Reviewing current information on leadership is always useful. I expected more from this treatise, however. My hope was to learn something new or at least up-dated.
For a person with limited leadership experience, this book could have value.
Tom is engaging as always.
No, don't imagine I would.
Yes. I have listened to parts several times and intend to go through the entire work again. The review of history tells how we once revered the strong, silent, 'get it done' business leader, then how we migrated to seeing the hand shaking, smiling, easy-to-talk-with kind of person as the better leader. Author Cain parallels the thinking style of each and makes a case for outgoing and quiet types to work in unity to the betterment of our business and society.
The history is excellent. The insights stimulate one's imagination. The celebration of those who are quiet and listening instead of speaking up (in the classroom, in committee meetings, in strategic planning conferences, in politics, elsewhere) might allow us to re-evaluate how we chose/elect leaders...and with a nod to the quiet ones, how we might become more innovative in our ways of managing things.
Consider what has happened in schools - for both the kids and adults. We grade on classroom/online forum participation and thereby reward the extroverts. Yet we love the stories of the introvert who goes home to the quiet and develops a whole new approach to a problem - think the the famous 'geeks' who sketch and experiment late into the wee hours, formulating the plans for new devices and apps! Can we create equity for them in public forums such as in educational venues? How about in public leadership?
One of a kind!
Not a book of scenes. Loved many parts - the views from various disciplines were valuable.
It made me get the author's TEDTalk and visit her website. I am using her material as a reference in working with business leaders and trainers.
Get it, read it, think deeply. Do you see a place for the resurgence of the quiet ones as leaders in our businesses? Government? Educational settings? I do!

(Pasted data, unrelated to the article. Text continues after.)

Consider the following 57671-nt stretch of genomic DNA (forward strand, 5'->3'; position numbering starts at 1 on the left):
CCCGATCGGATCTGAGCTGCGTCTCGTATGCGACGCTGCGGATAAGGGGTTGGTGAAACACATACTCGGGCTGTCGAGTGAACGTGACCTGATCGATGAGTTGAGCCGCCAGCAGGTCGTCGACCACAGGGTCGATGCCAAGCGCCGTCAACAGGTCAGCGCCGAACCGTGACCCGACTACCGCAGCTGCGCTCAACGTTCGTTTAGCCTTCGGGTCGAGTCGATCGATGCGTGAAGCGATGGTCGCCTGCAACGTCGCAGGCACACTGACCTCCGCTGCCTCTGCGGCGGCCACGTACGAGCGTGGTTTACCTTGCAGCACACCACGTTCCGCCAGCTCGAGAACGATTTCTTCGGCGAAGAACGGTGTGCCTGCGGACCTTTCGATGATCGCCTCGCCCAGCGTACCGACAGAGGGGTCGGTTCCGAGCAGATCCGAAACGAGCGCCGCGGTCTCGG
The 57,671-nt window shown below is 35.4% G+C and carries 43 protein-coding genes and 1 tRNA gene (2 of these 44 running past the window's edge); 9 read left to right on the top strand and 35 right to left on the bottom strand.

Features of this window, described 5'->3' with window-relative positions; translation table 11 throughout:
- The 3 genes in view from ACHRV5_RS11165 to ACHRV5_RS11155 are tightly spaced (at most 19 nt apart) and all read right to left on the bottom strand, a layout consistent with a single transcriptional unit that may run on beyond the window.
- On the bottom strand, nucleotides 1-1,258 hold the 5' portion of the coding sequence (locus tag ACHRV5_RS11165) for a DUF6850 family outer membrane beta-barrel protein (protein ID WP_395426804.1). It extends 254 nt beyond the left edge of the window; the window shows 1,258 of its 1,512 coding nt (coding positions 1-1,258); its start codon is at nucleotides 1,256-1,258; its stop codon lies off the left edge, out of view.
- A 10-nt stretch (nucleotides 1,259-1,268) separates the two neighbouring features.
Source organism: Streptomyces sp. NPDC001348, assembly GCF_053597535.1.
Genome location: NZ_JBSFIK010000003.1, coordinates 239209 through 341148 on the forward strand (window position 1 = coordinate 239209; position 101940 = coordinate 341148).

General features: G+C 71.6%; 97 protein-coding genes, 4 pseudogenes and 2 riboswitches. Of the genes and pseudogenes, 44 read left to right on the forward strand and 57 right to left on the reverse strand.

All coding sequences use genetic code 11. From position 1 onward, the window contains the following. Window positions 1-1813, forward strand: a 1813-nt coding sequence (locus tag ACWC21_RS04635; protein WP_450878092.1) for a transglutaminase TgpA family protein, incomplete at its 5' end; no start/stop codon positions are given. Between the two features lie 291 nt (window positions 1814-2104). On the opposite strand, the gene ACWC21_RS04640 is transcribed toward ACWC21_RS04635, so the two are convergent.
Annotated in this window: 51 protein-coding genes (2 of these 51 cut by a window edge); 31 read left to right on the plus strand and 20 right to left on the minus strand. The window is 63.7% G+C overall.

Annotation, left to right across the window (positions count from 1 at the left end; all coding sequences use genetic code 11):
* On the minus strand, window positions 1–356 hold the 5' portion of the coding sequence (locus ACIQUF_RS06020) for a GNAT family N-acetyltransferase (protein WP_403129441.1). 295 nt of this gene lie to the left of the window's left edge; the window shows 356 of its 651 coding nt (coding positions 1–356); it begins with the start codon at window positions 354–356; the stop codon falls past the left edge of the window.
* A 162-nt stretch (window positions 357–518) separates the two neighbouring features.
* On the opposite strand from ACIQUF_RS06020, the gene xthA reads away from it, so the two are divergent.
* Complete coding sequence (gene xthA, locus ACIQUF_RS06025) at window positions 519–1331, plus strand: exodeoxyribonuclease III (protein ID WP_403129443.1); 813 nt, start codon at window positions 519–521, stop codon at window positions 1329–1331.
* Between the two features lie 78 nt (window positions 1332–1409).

Makers is a keeper. It is not riveting, but it is a book that stimulates thought. It would be a great 'read' for a study on innovation and change.
Easy to follow - well explained when the stories might have been foreign to the reader's experience.
From Bolts to Bytes
Worth your time unless you are looking strictly for entertainment!
I'd like both, please! As a writer of notes in the margin, I would love a paper copy to add to the audio version. The Audible technology does not easily adapt to notes and markers and I hope to see upgrades that improve this aspect.
History of a killer in our midst - influenza. Although I had heard that it killed many people in 1917-1920, I did not know the story, nor did I recognize the pandemic - lives were lost world-wide. Further, the importance for the present decade was not strongly apparent until the end of this book.
This would be a great book for a book club or group studying organizational design. The politics of information and communication, and governmental/political power...the horror of mass death and family/town impact....the idea of infection control and social contact in every day activities...each of these themes could be followed with illustrations from this book.
This is not a book of scenes. But the life stories of scientists studying the source and progress of influenza was absorbing.
No - I listened and re-listened in chunks. Lots to comprehend!
An amazing piece. While I doubt my book club would find it entertaining, I would embrace the idea of having others to chat with about the message of this book.
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